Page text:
The NHS is a world leader in medicine and technology. Yet many archaic systems remain in place at hospitals around the country.
Infinity Health is a healthcare task management platform working to improve information flow within healthcare. Co-founder Elliott Engers developed the platform alongside NHS doctor Adam Benton, after witnessing the pitfalls of handover first-hand.
“Adam and I were supposed to meet after one of his shifts but he was running late as usual, because of the handover,” Elliott tells Health Tech World.
“We finally met up and I saw him answer his phone, pull out a folded Excel printout and start reading out the status of all the patients he saw that day while trying not to share any identifiable information.
“It was in that moment that Adam said, ‘if you could just digitise this process, it would change everything.’”
The duo learned that communication issues, many due to paper-based processes were responsible for more than a third of adverse events in healthcare. There was so much scope for error and so much information being lost.
The Infinity platform enables staff to log, share and co-ordinate tasks in real time, replacing unsecure, scribbled notes and creating a long-overdue alternative to dated ‘bleeps’.
Infinity spent seven years working alongside frontline teams which allowed them to solve the biggest problems that suck up so much valuable time.
“Our tool can be used to co-ordinate care in real time. So, imagine doctors and nurses on shift communicating via mobile devices by logging their tasks. All of this is shared on large dashboards that can be viewed on the wards or within teams.
“That real-time task management, efficiency, consistency, is really helpful, and safer.”
The technology is in place to take on one of the biggest problems facing the NHS today.
More than six million people were on the waiting list for pre-planned NHS treatment in England in December 2021 – more than a tenth of the population. The NHS is working to clear the backlog with new initiatives.
“One strategy that’s being given a huge amount of focus is patient-initiated follow-up, also known as ‘PIFU’.
“We already know that two thirds of outpatients appointments are follow-ups, many of which are entirely unnecessary .
“Sir Jim Mackey, author of NHS Elective Recovery plan and chief executive of Northumbria hospital trust, said “two-thirds of outpatients volume is review, and we have all personally experienced pointless reviews of very low clinical value and low patient-experience value”.
“That’s a huge amount of wasted clinical time that could be used for seeing patients and reducing waiting times.”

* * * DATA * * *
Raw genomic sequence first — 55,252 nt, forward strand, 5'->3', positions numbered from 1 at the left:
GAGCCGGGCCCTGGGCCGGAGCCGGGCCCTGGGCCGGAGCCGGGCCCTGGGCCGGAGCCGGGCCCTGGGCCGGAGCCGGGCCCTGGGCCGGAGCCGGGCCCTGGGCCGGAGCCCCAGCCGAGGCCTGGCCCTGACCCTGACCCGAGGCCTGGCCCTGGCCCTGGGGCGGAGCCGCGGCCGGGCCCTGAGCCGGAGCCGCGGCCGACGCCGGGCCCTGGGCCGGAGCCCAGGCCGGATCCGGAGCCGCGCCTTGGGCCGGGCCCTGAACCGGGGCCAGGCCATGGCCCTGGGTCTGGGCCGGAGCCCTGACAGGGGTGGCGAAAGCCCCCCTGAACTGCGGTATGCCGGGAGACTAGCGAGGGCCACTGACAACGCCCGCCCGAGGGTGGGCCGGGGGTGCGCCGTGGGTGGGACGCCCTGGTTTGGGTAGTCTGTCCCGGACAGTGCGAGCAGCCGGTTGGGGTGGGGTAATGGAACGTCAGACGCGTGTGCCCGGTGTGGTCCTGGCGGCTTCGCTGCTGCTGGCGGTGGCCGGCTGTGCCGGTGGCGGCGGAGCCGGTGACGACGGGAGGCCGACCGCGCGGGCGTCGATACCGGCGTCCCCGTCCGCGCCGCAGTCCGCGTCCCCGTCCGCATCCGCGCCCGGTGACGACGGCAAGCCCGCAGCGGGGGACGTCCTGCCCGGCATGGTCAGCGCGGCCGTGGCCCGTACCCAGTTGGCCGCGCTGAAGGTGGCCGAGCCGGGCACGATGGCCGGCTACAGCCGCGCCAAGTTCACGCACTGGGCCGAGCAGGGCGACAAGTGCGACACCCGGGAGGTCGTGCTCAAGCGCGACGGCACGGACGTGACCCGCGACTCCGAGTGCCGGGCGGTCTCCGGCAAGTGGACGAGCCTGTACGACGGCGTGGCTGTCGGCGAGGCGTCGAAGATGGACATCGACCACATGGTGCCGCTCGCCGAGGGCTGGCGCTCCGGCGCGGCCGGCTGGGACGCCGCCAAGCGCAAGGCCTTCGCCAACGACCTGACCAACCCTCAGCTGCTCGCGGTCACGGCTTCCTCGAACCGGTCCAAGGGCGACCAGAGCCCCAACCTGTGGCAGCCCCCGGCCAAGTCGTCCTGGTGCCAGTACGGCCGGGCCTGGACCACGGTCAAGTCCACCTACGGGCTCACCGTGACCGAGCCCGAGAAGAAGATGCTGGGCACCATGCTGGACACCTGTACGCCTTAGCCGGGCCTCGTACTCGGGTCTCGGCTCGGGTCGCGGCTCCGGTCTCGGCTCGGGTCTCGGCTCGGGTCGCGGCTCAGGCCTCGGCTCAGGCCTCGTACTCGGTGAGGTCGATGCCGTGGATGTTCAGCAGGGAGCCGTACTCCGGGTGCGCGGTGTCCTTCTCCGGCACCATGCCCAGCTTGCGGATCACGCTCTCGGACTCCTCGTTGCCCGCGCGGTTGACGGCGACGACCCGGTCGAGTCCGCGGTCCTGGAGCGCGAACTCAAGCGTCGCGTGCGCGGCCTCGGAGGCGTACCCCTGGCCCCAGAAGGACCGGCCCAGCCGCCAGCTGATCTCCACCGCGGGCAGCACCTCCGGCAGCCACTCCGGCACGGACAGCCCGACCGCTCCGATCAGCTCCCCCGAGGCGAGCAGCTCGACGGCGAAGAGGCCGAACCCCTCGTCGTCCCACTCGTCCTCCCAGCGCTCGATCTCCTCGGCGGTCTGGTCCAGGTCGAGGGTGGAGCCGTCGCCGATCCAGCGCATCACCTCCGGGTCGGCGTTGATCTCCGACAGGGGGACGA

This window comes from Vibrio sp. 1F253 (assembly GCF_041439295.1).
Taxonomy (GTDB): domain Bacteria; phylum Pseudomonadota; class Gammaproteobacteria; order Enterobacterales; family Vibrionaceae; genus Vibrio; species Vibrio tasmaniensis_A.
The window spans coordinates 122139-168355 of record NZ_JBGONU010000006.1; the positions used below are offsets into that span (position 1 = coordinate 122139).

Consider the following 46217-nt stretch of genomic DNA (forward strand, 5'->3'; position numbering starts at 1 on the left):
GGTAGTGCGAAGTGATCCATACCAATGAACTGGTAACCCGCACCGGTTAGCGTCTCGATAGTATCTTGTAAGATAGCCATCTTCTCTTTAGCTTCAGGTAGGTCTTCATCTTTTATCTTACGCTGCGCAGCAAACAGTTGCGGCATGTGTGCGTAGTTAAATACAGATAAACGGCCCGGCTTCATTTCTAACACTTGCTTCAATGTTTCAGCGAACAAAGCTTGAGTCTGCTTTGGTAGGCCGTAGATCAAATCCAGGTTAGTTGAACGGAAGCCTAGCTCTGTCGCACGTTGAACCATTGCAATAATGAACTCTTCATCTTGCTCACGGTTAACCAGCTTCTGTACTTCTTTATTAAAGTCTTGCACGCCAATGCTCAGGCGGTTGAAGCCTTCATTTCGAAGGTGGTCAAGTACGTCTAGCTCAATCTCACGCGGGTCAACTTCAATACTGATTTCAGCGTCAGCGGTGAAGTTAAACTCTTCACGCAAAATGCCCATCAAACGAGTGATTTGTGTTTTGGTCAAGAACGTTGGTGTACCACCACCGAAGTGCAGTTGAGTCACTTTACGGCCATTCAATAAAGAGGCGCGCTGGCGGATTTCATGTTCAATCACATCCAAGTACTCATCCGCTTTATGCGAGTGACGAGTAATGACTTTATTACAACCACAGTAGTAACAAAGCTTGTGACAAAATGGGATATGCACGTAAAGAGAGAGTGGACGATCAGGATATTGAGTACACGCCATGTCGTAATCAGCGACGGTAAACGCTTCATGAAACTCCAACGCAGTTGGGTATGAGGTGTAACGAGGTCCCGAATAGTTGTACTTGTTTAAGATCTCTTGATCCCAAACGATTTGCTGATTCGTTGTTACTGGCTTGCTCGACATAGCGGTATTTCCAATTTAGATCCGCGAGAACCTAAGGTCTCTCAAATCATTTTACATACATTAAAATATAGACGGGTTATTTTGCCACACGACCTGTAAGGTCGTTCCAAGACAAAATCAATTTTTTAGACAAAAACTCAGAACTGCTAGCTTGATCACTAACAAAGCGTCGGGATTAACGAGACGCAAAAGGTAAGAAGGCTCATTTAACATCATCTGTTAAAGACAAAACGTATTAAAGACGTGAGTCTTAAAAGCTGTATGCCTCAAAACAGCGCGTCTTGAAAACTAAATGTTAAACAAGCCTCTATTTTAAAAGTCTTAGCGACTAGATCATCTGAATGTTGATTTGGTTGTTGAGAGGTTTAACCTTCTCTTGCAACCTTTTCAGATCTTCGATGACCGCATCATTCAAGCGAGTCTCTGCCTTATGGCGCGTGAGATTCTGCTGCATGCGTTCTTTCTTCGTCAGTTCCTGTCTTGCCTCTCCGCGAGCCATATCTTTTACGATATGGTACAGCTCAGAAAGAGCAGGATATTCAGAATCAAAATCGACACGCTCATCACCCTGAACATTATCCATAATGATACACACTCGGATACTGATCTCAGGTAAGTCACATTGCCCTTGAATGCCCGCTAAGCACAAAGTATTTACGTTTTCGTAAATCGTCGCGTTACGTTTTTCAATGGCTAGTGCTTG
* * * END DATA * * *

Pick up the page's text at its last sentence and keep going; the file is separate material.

Infinity can support this in several ways, Elliott says. The first is to make it easy for clinicians to see which patients are on what clinical pathway and which have been followed up.
The second is to work with patient engagement portals to make it really easy for patients to request a follow-up appointment should they still need one.
“Clinicians are also telling us that if they were able to check in on a patient’s symptoms regularly and get a response, they could put more patients onto a digital outpatients programme like PIFU.
“We’re now working with clinical teams to ask, what kind of language would you use in this assessment form? And then how are you going to review the form and determine that you don’t need a follow-up?
“It’s also important to identify where patients don’t engage. That’s a real red flag. We need to make it super-easy for clinical teams to identify that and then take action.
“We’re focusing on making this strategy of digital patient-initiated follow-up something that’s much more clinically acceptable, and much more scalable.”
Where a patient would otherwise be admitted to a physical in-demand hospital bed, they may now be sent home to continue their treatment in a ‘virtual ward’.
Infinity is working with London North West University Healthcare NHS Trust to manage its virtual ward caseload. The initiative has saved considerable person hours, with one team making 3000 fewer calls a year, saving eight hours a day of admin time. The team’s patient capacity has increased by 55 per cent.
“Infinity allows you to continue that same quality of care, and have all of the context, all of that information, in the patient’s home, so they can leave hospital sooner.
“We’re most helpful to the care setting that’s under the most pressure at the moment, which is in the hospital.
“Emergency Departments have been under a huge amount of pressure for the past two years and now outpatient departments have to contend with an unprecedented backlog – it is critical they have the tools they need to face that challenge.”
While it’s now mostly being used for vaccine passes and some medical records access, Elliott anticipates it becoming a ‘touch point’, where patients request appointments and complete assessments.
“Knowing when your discharge is or that it’s been updated and why, when your medications will be ready, automatically sharing discharge letters – those sorts of things we can certainly support through the NHS App.”
Meanwhile, Infinity is part of a national pilot programme aimed at reducing the elective care backlog.
“It’s about defining the most appropriate way to manage outpatients.
“We’re going to need to build consensus and evidence for this, so if anyone’s looking to do reduce their waiting lists and improve their new-to-follow-up ratio, I’d really like them to get in touch.”
This is an excerpt from our Special Report – Working Smarter in a Post-Covid World